Pornography and violence: what does the evidence show?

Is there a link between the availability of pornography in a society and sex crimes like rape? And does watching more pornography lead men to see women as mere sex-objects?

It’s a debate that’s bounced back and forth for decades. Both sides have plausible explanations as to how their claims can be true.

Perhaps, after watching pornography, men are more likely to feel agressive and commit sex crimes. If the increased availability of pornography over the last thirty years has led to more rapes and sexual assaults, surely there’s a good case for our society being more censorious.

Or maybe porn can act as a safety valve, making it easier for men to get sexual release in their own homes and actually reducing sex crime.

Until now, there have been occasional studies but no systematic review of the evidence.

But a study from the University of Hawaii has looked at a variety of different studies in different countries and concluded that

the data reported and reviewed suggests that the thesis [that more pornography leads to more sex crime] is myth and, if anything, there is an inverse causal relationship between an increase in pornography and sex crimes.

It also found no evidence that viewing pornography leads to a more negative attitude towards women.

Are rapists more likely to have viewed pornography?

As The Scientist comments in its write-up of the paper

Michael Goldstein and Harold Kant found that rapists were more likely than nonrapists in the prison population to have been punished for looking at pornography while a youngster, while other research has shown that incarcerated nonrapists had seen more pornography, and seen it at an earlier age, than rapists. What does correlate highly with sex offense is a strict, repressive religious upbringing. Richard Green too has reported that both rapists and child molesters use less pornography than a control group of “normal” males.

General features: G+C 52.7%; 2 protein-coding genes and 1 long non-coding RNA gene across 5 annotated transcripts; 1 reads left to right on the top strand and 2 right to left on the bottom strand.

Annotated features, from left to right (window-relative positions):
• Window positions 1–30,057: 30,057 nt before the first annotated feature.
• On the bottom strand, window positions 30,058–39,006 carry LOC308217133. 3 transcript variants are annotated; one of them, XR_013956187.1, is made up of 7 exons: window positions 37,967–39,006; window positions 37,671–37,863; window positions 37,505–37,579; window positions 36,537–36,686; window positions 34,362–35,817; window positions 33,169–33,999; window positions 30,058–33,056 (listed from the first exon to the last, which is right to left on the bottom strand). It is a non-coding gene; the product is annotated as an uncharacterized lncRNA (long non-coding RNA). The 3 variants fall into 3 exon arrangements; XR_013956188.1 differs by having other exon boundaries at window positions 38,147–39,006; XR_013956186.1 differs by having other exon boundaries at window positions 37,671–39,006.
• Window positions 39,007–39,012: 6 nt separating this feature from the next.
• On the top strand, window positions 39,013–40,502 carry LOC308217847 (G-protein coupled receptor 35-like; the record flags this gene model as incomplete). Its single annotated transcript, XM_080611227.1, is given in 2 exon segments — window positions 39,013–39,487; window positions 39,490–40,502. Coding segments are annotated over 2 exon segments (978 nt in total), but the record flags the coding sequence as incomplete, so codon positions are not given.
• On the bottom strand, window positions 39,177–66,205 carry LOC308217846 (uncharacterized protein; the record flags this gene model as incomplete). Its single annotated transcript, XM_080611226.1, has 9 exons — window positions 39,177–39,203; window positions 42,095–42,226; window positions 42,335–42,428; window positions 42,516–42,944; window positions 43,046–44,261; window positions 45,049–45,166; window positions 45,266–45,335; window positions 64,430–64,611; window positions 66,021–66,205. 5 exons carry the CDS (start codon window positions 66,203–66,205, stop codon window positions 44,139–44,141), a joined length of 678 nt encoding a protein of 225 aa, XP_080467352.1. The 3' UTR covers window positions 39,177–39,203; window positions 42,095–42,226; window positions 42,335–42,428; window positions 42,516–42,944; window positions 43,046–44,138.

Even if we accept this evidence (and, of course, it’s open to challenge and may be flawed), there are still many reasons why we might want to restrict or ban some types of pornography.

For example, it may be entirely appropriate for a society to put limits on the sorts of pornography it’s willing to accept, or on who has access to it.  We might also want to restrict it in public if, regardless of the effect it has on its consumers, it made others feel uncomfortable or vulnerable.

But perhaps, on the important issues of whether pornography causes sex crimes and whether it leads to men having worse attitudes towards women, it’s time to stop debating from entrenched political positions and start looking at the evidence.

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4 Comments

  • “Until now, there have been occasional studies but no systematic review of the evidence.”

    This is simply not true. Whilst I agree with your push for evidence-based policy, there are at least two evidence reviews (can’t remember the titles – sorry) out there and plenty more papers for reading.

    Jennifer Saul’s (Uni. of Sheffield) 2003 paper (link to abstract below) is the best paper to read on the topic in my view – though it is not a review, it seems – sensibly to me – to end up perhaps calling for a context-of-viewing / health-warning approach to the problems.

    http://www3.interscience.wiley.com/journal/120092296/abstract?CRETRY=1&SRETRY=0

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